Perhaps no other passage better describes the effect Ferrante’s prose has had on me. The psyche is viciously powerful, and yet lyrical and beautiful, like the “pastel-colored” volcano.


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Greed and Minimalism

Hieronymus Bosch, “Greed” (from the Seven Deadly Sins and the Four Last Things)

“Take greed. Do you know what greed is? It is eating more food than you need, wanting to outshine others at games, wanting to have more property, a bigger car than someone else. Then you say that you must not be greedy, so you practice non-greed – which is really silly, because greed can never cease by trying to become non-greed. But if you begin to understand all the implications of greed, if you give your mind and heart to finding the truth of it, then you are free from greed as well as from its opposite. Then you are a really intelligent human being, because you are tackling what is and not imitating what should be.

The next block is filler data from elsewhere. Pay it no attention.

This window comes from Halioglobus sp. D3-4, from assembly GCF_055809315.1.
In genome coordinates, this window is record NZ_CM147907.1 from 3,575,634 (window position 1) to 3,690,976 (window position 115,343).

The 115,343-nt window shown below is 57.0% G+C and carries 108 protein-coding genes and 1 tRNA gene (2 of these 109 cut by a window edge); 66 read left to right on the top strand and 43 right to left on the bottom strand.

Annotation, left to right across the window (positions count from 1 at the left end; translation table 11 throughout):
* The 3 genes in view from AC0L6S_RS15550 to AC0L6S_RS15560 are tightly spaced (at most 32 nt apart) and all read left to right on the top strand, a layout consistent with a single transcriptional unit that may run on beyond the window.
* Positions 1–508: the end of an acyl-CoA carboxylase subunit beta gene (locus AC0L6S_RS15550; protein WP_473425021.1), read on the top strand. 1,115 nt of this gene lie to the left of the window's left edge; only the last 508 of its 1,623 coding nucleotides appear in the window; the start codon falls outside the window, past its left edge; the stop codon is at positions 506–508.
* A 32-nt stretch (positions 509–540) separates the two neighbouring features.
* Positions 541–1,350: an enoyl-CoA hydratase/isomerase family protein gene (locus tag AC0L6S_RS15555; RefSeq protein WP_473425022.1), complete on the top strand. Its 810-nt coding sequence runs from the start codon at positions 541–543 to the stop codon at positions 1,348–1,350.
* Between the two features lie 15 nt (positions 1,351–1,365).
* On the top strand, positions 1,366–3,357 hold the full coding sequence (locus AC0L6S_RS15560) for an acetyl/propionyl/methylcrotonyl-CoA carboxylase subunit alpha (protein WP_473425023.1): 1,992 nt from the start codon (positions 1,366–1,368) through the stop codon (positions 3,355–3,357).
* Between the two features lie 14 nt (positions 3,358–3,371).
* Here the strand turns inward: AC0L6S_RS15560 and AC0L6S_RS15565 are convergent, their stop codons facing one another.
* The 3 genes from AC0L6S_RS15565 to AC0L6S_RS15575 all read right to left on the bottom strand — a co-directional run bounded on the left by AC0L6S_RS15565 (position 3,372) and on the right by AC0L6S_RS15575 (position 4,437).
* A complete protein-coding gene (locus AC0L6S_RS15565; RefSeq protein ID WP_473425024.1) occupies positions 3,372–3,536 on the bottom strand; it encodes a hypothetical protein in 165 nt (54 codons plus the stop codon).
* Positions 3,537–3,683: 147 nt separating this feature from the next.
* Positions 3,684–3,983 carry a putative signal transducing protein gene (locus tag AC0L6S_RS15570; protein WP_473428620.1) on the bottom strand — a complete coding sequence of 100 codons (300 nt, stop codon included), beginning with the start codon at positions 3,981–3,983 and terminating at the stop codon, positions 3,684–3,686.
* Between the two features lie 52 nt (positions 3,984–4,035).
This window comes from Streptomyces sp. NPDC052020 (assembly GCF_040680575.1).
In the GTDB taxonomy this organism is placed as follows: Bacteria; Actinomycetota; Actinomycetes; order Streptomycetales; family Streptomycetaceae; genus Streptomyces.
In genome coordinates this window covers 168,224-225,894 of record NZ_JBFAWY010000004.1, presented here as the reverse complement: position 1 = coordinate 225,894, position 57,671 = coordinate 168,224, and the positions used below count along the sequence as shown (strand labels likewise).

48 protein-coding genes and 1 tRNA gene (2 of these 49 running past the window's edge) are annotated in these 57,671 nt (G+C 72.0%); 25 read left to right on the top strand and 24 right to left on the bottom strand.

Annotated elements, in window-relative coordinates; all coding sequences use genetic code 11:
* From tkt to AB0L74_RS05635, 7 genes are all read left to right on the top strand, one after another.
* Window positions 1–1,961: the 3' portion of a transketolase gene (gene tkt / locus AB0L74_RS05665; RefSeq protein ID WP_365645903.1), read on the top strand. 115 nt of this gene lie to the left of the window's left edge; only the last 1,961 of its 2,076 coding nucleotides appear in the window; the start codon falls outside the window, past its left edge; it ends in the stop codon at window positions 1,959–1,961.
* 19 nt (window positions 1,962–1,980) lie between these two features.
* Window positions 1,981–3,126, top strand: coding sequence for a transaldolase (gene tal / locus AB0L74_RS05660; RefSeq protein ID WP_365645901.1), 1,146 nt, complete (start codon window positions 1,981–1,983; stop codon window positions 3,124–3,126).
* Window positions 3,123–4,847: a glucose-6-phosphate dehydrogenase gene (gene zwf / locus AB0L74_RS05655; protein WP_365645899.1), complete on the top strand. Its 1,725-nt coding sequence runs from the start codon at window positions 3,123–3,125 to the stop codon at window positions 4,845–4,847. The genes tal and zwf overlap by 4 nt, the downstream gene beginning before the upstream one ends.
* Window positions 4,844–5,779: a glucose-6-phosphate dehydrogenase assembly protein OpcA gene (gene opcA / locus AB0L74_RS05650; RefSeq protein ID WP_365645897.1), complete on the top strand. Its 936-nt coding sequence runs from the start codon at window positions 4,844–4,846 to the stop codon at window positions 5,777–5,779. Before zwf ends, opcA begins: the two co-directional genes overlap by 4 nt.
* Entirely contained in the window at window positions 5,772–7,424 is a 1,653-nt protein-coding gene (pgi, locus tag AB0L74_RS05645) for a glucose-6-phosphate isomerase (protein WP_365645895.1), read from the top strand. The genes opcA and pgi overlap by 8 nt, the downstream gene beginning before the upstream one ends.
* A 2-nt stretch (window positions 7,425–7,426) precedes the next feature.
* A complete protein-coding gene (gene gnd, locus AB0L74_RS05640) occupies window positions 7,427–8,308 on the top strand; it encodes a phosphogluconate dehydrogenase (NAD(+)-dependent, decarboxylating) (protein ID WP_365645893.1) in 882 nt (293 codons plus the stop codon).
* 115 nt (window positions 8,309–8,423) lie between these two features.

So if you are dull, don’t try to be intelligent or clever, but understand what it is that is making you dull. Imitation, fear, copying somebody, following an example or an ideal — all this makes the mind dull. When you stop following, when you have no fear, when you are capable of thinking clearly for yourself — are you not then the brightest of human beings? But if you are dull and try to be clever you will join the ranks of those who are pretty dull in their cleverness.”

Jiddu Krishnamurti

According to the doctrine of enantiodromia, introduced by C.G. Jung and inspired by Heraclitus, the superabundance of one thing creates its opposite. If the pendulum swings to the furthest right, it will inevitably swing to the left. A documentary Minimalism (, which I have recently seen on Netflix, asks all the important questions while providing a true diagnosis of rampant consumerism. It is true that we live “on the hunt” for bigger, better and more stuff. It is a valid point that advertising and fashion trends create and feed the need for the new. It is hard to argue that consumerism feeds and feeds off the lowest human instincts – greed, competitiveness, egocentrism, insecurity, and so on. Time is definitely ripe for downsizing our excessive lifestyles.